New piezoelectric device harvests wasted energy from electronics
By Darren Quick
October 11, 2010
Piezoelectric generators that harness otherwise wasted energy from vibrations has been proposed for capturing energy in everything from shoes to roads. Now a new device made out of piezoelectric material by researchers at Louisiana Tech University could allow a wide range of electronic devices to harvest their own wasted operational energy, resulting in devices that are much more energy efficient. It even offers the potential to perpetually power micro and nano devices, such as biomedical devices or remotely located sensors and communication nodes.
The device, designed and fabricated by Dr. Long Que, assistant professor of electrical engineering at Louisiana Tech, uses a cantilever made out of material capable of converting distortions to itself into electrical energy. It is coated with a carbon nanotube film on one side that causes the cantilever to bend back and forth repeatedly when it absorbs light and/or heat. This causes the piezoelectric material to generate power for as long as the light and/or heat source is active.
“The greatest significance of this work is that it offers us a new option to continuously harvest both solar and thermal energy on a single chip, given the self-reciprocating characteristics of the device upon exposure to light and/or thermal radiation,” said Que. “This characteristic might enable us to make perpetual micro/nano devices and micro/nanosystems, and could significantly impact the wireless sensory network.”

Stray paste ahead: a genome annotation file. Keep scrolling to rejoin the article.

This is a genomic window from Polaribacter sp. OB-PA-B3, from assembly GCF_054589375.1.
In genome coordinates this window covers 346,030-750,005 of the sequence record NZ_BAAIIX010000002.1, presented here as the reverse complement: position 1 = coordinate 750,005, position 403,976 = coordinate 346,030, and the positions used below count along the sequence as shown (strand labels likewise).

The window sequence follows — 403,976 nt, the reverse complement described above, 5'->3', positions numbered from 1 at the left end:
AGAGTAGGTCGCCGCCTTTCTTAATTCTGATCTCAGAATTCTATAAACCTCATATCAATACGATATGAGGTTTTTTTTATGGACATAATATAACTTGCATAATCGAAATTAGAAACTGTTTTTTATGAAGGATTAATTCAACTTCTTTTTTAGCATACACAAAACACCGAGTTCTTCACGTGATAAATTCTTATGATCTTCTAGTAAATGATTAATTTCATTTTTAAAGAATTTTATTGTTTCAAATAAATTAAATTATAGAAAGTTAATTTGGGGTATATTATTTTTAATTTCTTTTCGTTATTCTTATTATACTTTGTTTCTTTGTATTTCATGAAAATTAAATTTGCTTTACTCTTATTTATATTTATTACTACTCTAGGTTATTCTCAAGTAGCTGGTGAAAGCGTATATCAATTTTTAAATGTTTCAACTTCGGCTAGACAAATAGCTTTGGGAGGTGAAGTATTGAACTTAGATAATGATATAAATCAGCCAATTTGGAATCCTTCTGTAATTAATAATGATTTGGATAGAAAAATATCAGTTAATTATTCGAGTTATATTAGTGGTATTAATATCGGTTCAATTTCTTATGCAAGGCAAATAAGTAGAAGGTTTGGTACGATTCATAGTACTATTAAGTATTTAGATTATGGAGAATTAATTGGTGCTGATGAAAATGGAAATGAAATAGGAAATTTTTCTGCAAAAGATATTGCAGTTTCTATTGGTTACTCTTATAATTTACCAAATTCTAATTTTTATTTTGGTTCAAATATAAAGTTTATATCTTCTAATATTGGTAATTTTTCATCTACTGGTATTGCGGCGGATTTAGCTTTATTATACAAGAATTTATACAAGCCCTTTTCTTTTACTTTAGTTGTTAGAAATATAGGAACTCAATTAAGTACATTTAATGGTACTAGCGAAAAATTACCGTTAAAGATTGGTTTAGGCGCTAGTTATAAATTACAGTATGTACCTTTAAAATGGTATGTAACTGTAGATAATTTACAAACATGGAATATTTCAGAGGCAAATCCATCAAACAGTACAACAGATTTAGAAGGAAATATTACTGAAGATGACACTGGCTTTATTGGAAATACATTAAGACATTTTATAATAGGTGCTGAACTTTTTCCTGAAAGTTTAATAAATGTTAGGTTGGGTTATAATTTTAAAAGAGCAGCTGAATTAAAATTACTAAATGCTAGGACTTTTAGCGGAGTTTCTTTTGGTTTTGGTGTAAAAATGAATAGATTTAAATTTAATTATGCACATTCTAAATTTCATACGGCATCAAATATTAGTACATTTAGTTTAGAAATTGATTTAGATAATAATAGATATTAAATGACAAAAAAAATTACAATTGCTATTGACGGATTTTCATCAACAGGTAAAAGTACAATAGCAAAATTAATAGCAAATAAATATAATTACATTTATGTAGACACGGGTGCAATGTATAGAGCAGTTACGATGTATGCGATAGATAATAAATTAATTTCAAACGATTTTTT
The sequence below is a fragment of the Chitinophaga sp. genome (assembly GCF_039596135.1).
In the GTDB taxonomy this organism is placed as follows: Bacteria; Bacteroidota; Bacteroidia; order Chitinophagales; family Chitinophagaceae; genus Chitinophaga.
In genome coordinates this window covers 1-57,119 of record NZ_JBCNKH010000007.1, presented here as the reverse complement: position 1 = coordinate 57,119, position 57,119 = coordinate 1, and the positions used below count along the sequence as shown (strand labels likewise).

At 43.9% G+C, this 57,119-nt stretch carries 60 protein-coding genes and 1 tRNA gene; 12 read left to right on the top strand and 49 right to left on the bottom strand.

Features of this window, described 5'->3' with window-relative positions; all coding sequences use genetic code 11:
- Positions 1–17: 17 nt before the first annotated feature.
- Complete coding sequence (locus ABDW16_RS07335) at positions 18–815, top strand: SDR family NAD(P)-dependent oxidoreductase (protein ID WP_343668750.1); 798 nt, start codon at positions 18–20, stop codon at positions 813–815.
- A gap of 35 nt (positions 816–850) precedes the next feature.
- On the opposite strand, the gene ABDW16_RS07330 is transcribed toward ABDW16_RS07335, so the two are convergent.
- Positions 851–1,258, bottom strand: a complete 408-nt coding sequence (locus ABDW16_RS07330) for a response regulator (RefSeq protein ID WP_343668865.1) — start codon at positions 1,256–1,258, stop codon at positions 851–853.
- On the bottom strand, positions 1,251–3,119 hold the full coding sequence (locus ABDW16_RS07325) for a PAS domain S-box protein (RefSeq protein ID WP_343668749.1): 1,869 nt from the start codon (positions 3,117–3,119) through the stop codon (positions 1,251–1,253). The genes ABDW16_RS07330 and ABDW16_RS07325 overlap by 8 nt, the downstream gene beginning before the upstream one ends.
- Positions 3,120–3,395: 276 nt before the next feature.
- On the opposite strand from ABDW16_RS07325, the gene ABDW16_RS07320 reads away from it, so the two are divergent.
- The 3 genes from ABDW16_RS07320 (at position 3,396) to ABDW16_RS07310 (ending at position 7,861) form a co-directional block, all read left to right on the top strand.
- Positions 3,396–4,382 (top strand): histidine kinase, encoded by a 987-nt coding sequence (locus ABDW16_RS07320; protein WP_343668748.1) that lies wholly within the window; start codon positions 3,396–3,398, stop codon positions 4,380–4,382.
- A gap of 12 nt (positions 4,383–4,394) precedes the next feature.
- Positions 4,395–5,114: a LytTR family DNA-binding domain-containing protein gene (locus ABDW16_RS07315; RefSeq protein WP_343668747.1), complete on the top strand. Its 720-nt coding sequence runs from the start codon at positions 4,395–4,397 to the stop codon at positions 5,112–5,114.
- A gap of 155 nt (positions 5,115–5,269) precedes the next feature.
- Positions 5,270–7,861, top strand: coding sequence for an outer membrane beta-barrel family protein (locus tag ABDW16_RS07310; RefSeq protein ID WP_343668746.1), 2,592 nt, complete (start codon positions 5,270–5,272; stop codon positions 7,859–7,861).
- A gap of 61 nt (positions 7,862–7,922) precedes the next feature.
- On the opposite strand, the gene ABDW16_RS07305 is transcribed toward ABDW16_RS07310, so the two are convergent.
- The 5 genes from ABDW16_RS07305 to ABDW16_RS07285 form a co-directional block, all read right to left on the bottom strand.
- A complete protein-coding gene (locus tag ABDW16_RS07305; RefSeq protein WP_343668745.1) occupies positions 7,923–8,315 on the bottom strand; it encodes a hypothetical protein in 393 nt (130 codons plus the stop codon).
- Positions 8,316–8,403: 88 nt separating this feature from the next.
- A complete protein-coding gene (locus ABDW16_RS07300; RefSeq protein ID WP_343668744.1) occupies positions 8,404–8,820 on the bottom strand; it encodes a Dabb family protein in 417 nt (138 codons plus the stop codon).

The research team’s experiments showed that the device, called a CNF-PZT Cantilever, was able to generate enough power to operate some low-power microsensors and integrated sensors. One of the most impressive aspects of the system was its ability to “self-reciprocate” – perpetually produce energy without needing to draw power from an external energy source.
The researchers say that this self-reciprocation occurs from the cantilever’s constant absorption of photons and its high electrical conduction and rapid thermal dissipation into the environment. The team says it has routinely observed this self-reciprocation phenomenon, not only in the lab, but also in the field under sunlight.
“It is truly a hybrid energy-harvesting technology,” Que said. “My lab has been optimizing and making great progress on this technology in an effort to enhance its efficiency and overall performance, indicating great promise for this technology.”
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